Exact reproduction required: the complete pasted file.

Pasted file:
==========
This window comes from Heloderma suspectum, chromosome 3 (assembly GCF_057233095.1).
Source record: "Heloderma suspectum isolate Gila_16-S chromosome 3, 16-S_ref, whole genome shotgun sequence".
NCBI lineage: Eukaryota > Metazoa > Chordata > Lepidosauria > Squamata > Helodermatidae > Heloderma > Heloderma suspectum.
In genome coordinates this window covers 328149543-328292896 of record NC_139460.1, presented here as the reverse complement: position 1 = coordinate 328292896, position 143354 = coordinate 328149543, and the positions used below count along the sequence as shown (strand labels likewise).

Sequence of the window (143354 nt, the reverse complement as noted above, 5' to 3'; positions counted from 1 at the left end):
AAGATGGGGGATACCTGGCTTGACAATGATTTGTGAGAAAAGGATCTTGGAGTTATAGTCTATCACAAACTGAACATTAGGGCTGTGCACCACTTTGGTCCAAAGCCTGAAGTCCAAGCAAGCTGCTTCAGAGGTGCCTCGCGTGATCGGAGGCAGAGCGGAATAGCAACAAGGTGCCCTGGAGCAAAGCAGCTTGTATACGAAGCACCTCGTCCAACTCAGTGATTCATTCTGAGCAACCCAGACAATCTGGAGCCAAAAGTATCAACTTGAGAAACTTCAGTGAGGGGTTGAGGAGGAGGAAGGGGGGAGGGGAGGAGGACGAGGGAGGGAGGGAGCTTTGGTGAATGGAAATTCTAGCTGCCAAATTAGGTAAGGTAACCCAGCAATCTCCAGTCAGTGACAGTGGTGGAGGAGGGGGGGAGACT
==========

This window comes from Heloderma suspectum, chromosome 3 (assembly GCF_057233095.1).
Source record: "Heloderma suspectum isolate Gila_16-S chromosome 3, 16-S_ref, whole genome shotgun sequence".
NCBI lineage: Eukaryota > Metazoa > Chordata > Lepidosauria > Squamata > Helodermatidae > Heloderma > Heloderma suspectum.
In genome coordinates this window covers 328149543-328292896 of record NC_139460.1, presented here as the reverse complement: position 1 = coordinate 328292896, position 143354 = coordinate 328149543, and the positions used below count along the sequence as shown (strand labels likewise).

Sequence of the window (143354 nt, the reverse complement as noted above, 5' to 3'; positions counted from 1 at the left end):
AAGATGGGGGATACCTGGCTTGACAATGATTTGTGAGAAAAGGATCTTGGAGTTATAGTCTATCACAAACTGAACATTAGGGCTGTGCACCACTTTGGTCCAAAGCCTGAAGTCCAAGCAAGCTGCTTCAGAGGTGCCTCGCGTGATCGGAGGCAGAGCGGAATAGCAACAAGGTGCCCTGGAGCAAAGCAGCTTGTATACGAAGCACCTCGTCCAACTCAGTGATTCATTCTGAGCAACCCAGACAATCTGGAGCCAAAAGTATCAACTTGAGAAACTTCAGTGAGGGGTTGAGGAGGAGGAAGGGGGGAGGGGAGGAGGACGAGGGAGGGAGGGAGCTTTGGTGAATGGAAATTCTAGCTGCCAAATTAGGTAAGGTAACCCAGCAATCTCCAGTCAGTGACAGTGGTGGAGGAGGGGGGGAGACT